Melting of Himalayan Glaciers
Part of: GS-Prelims and GS-III: Environment, Conservation
Context: Several Indian institutes/universities/organizations monitor Himalayan glaciers for various scientific studies including glacier melting and have reported accelerated heterogeneous mass loss in Himalayan glaciers. Majority of Himalayan glaciers are observed melting/ retreating at varying rates in different regions.
- Melting glaciers have significant impact on water resources of Himalayan rivers due to change in glacier basin hydrology, downstream water budget, impact on hydropower plants due to variation in discharge, flash flood and sedimentation.
- They also increase in risk related to glacier hazards due to enhanced number and volume of glacier lakes, accelerated flash flood and Glacial Lake Outburst Floods (GLOFs), impact on agro practices in high Himalayan region etc.
- The melting of glaciers is a natural process and cannot be controlled. However, melting of glaciers does increase the risks related to glacier hazards.
Glacier melting in HKH region is caused by:
- larger anthropogenic modifications of the atmosphere
- disruption in weather patterns and precipitation due to global warming
- changes in Glacier volume
- Unplanned urbanization
- Threatens climate as well as monsoon patterns
- It impacts 10 major river systems which help in agricultural activities, provide drinking water and hydro electricity production in the region
- socio-economic disruption and human displacement
A. Pattern of losses of ice bodies in different parts of the world:
Antarctica: Retreating of glaciers
- Antarctica encompasses land, island and oceans south of 60° latitude. This region stores about 70% of the world’s fresh water in the form of snow and ice.
- The World Meteorological Organisation (WMO) has confirmed that the region is one of the fastest warming regions of the planet. Over the past 50 years, it has warmed over 3°C.
- The annual ice loss in the Antarctic region has increased at least six folds between 1979 and 2017.
- 87% of glaciers along the West Coast of the Antarctic Peninsula have retreated in the last 50 years with most of these showing accelerated retreats in the past 12 years.
Arctic and Antarctic region: Glaciers Melting from the Bottom
- Glaciers in Greenland and Antarctica are losing ice at alarming rates, and warmer air isn’t the only cause.
- Scientists increasingly agree that warm ocean water is seeping beneath the ice and melting it from the bottom up.
- Breaking of Larsen C ice shelf in Antarctica and several smaller ice shelves in the Arctic are a result of global warming.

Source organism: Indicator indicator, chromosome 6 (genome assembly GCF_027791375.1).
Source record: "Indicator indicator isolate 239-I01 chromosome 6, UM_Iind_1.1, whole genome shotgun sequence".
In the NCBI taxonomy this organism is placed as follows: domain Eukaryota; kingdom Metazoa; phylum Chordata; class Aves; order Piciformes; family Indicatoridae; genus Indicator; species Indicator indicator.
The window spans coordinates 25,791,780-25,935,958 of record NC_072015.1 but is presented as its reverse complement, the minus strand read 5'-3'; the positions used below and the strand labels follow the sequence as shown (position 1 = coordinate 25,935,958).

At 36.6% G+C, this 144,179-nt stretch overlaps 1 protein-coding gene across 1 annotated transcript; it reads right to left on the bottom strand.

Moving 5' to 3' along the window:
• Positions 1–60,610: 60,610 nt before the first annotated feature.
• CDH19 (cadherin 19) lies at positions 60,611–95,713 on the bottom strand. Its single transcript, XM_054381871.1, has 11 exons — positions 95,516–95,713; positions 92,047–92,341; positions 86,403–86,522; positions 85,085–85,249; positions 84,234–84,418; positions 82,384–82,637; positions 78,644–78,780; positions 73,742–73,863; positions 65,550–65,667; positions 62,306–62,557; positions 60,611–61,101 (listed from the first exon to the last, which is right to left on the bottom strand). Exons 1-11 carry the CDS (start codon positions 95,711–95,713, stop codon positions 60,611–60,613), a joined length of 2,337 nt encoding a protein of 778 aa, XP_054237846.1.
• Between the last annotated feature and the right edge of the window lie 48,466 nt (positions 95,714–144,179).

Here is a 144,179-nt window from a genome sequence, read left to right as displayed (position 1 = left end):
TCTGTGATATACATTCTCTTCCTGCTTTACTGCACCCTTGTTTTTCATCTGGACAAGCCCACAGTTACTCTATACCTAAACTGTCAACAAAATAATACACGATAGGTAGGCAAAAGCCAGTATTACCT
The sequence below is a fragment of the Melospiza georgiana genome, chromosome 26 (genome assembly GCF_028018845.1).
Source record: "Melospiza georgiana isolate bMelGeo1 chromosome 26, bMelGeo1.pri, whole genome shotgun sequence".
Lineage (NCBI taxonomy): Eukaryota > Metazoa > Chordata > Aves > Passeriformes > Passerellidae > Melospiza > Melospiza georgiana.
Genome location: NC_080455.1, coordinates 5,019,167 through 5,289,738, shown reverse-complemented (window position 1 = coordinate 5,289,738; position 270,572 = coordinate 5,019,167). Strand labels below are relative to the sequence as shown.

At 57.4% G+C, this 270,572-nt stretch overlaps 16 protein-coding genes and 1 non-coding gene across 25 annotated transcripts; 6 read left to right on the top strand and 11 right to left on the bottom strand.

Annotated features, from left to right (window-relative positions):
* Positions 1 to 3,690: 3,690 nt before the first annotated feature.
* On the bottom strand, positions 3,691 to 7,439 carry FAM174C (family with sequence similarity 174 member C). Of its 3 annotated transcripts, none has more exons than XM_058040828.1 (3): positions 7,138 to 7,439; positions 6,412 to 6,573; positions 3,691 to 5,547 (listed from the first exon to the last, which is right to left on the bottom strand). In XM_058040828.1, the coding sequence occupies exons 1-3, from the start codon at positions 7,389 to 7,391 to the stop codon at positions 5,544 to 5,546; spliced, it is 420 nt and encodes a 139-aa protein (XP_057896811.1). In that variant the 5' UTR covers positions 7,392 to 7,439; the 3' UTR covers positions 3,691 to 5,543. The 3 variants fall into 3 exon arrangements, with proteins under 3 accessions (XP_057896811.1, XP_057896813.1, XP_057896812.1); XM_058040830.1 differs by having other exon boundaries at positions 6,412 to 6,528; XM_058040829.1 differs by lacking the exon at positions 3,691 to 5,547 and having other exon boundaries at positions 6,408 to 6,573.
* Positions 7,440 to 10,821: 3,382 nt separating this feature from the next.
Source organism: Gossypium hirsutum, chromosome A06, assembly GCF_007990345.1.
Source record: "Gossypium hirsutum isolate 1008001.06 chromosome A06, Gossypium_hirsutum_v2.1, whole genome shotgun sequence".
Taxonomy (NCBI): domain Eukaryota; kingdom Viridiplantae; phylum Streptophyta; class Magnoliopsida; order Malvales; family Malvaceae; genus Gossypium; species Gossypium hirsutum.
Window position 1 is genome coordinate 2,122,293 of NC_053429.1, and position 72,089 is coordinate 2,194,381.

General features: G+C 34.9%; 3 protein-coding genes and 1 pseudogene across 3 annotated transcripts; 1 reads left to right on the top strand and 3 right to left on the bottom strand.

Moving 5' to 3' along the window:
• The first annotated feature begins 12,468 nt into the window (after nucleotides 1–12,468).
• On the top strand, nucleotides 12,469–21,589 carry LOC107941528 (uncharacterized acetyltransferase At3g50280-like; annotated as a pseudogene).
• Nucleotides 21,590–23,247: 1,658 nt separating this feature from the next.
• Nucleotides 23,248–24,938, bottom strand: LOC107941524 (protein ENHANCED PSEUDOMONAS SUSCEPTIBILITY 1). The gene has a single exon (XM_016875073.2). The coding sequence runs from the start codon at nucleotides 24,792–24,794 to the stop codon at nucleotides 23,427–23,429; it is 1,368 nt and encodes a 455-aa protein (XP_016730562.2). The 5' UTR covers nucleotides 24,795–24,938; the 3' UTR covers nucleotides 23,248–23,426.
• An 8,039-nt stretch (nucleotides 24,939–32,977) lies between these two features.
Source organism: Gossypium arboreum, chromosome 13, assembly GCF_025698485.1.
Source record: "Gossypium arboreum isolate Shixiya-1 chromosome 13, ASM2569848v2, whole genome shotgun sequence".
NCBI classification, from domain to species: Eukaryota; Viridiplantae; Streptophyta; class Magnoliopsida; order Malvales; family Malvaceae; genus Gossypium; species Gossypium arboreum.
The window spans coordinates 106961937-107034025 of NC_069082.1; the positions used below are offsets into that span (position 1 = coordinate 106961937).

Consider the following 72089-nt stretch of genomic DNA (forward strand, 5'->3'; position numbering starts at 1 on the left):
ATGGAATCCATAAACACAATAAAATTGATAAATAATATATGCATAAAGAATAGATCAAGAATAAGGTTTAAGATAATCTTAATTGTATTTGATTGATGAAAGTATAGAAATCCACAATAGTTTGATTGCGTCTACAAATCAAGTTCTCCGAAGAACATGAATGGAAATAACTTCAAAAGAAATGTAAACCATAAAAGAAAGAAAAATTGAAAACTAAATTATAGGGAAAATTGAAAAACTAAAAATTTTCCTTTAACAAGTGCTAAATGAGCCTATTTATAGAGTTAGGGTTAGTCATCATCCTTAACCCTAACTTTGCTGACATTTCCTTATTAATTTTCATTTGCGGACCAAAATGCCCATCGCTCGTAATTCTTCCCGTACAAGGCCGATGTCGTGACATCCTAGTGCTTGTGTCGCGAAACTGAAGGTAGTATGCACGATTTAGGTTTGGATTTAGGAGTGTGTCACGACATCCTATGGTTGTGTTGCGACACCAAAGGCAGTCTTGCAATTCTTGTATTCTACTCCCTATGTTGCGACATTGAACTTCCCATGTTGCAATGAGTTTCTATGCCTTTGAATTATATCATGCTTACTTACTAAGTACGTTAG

Ice mass loss in the Russian Arctic:
- Ice mass loss in the Russian Arctic has nearly doubled over the last decade according to Cornell University research published in the journal Remote Sensing of Environment.
- Glaciers there are shrinking by area and by height. We are seeing an increase in the recent speed of ice loss, when compared to the long-term ice-loss rate.
- The 18,000-year-old Chacaltaya glacier in the Bolivian Andes disappeared.
- In Ecuador, an avalanche at the base of the Cayambe glacier occured. Also, an avalanche caused serious damage in the area of Pampa Linda.
- These isolated avalanches confirm the trend towards the collapse of the Andean glaciers.
B. Following necessary steps can be taken to contain the ice bodies’ loss:
- In order to stop the temperature from rising, the only solution is to cool the planet as advised by the scientists. For this, the world not only needs to slow down greenhouse gas emissions but also reverse them.
- There are around 1,98,000 glaciers in the world and India alone has about 9,000 of them. However, all of these glaciers are mostly unexplored. More detailed research is required to fully understand the state of glaciers and the risk their loss poses.
- Reduce black carbon emissions from – (1) cookstoves; (2) Diesel engines; (3) Open burning. It could significantly reduce radiative forcing
- Steps to be Taken by Regional Governments:
- Review the policies on water management
- Careful planning and use of hydropower to reflect changes in water flows and availability.
- Increasing the efficiency of brick kilns through proven technologies.
- Greater knowledge sharing in the region.
C. HKH extends over 8 countries – Afghanistan, Bhutan, Bangladesh, China, India Myanmar, Nepal and Pakistan
- It contains the world’s third largest storage of frozen water after Antarctica and Arctica
- It is also referred as the third pole of the world.
News Source: PIB